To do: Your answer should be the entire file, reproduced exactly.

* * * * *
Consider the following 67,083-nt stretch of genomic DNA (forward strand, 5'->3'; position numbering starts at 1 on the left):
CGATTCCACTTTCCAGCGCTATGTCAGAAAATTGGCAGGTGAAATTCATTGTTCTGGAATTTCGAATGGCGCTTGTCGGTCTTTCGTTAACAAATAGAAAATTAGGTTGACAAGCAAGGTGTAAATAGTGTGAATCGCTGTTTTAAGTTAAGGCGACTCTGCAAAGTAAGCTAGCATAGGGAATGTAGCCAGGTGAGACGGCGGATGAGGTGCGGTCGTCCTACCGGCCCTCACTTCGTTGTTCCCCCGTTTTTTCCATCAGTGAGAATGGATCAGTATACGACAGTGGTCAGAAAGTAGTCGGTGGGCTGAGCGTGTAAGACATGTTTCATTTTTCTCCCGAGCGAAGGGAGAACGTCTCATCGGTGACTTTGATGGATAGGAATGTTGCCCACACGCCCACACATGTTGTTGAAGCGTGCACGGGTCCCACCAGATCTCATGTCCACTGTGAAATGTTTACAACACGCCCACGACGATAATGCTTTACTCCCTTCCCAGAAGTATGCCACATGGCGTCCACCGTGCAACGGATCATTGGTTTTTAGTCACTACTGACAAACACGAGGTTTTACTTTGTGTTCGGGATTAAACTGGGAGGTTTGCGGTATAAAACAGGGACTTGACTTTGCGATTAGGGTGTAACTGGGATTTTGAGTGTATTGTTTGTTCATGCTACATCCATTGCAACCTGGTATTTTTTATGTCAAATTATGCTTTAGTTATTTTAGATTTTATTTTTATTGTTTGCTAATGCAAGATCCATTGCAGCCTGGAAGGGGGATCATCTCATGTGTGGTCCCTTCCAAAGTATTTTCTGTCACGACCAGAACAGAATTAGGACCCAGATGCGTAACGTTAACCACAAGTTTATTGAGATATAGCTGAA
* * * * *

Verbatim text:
Consider the following 67,083-nt stretch of genomic DNA (forward strand, 5'->3'; position numbering starts at 1 on the left):
CGATTCCACTTTCCAGCGCTATGTCAGAAAATTGGCAGGTGAAATTCATTGTTCTGGAATTTCGAATGGCGCTTGTCGGTCTTTCGTTAACAAATAGAAAATTAGGTTGACAAGCAAGGTGTAAATAGTGTGAATCGCTGTTTTAAGTTAAGGCGACTCTGCAAAGTAAGCTAGCATAGGGAATGTAGCCAGGTGAGACGGCGGATGAGGTGCGGTCGTCCTACCGGCCCTCACTTCGTTGTTCCCCCGTTTTTTCCATCAGTGAGAATGGATCAGTATACGACAGTGGTCAGAAAGTAGTCGGTGGGCTGAGCGTGTAAGACATGTTTCATTTTTCTCCCGAGCGAAGGGAGAACGTCTCATCGGTGACTTTGATGGATAGGAATGTTGCCCACACGCCCACACATGTTGTTGAAGCGTGCACGGGTCCCACCAGATCTCATGTCCACTGTGAAATGTTTACAACACGCCCACGACGATAATGCTTTACTCCCTTCCCAGAAGTATGCCACATGGCGTCCACCGTGCAACGGATCATTGGTTTTTAGTCACTACTGACAAACACGAGGTTTTACTTTGTGTTCGGGATTAAACTGGGAGGTTTGCGGTATAAAACAGGGACTTGACTTTGCGATTAGGGTGTAACTGGGATTTTGAGTGTATTGTTTGTTCATGCTACATCCATTGCAACCTGGTATTTTTTATGTCAAATTATGCTTTAGTTATTTTAGATTTTATTTTTATTGTTTGCTAATGCAAGATCCATTGCAGCCTGGAAGGGGGATCATCTCATGTGTGGTCCCTTCCAAAGTATTTTCTGTCACGACCAGAACAGAATTAGGACCCAGATGCGTAACGTTAACCACAAGTTTATTGAGATATAGCTGAA